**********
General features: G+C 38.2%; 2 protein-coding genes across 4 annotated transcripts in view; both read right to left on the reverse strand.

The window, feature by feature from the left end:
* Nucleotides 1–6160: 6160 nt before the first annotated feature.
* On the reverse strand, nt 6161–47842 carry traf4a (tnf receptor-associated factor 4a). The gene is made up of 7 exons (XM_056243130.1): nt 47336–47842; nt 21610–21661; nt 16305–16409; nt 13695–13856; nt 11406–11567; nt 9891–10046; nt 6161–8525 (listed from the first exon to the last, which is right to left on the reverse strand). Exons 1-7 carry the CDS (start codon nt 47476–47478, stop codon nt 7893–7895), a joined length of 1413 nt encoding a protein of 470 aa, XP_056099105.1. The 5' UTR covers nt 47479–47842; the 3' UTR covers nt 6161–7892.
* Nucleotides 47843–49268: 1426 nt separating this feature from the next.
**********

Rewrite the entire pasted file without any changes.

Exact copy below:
General features: G+C 38.2%; 2 protein-coding genes across 4 annotated transcripts in view; both read right to left on the reverse strand.

The window, feature by feature from the left end:
* Nucleotides 1–6160: 6160 nt before the first annotated feature.
* On the reverse strand, nt 6161–47842 carry traf4a (tnf receptor-associated factor 4a). The gene is made up of 7 exons (XM_056243130.1): nt 47336–47842; nt 21610–21661; nt 16305–16409; nt 13695–13856; nt 11406–11567; nt 9891–10046; nt 6161–8525 (listed from the first exon to the last, which is right to left on the reverse strand). Exons 1-7 carry the CDS (start codon nt 47476–47478, stop codon nt 7893–7895), a joined length of 1413 nt encoding a protein of 470 aa, XP_056099105.1. The 5' UTR covers nt 47479–47842; the 3' UTR covers nt 6161–7892.
* Nucleotides 47843–49268: 1426 nt separating this feature from the next.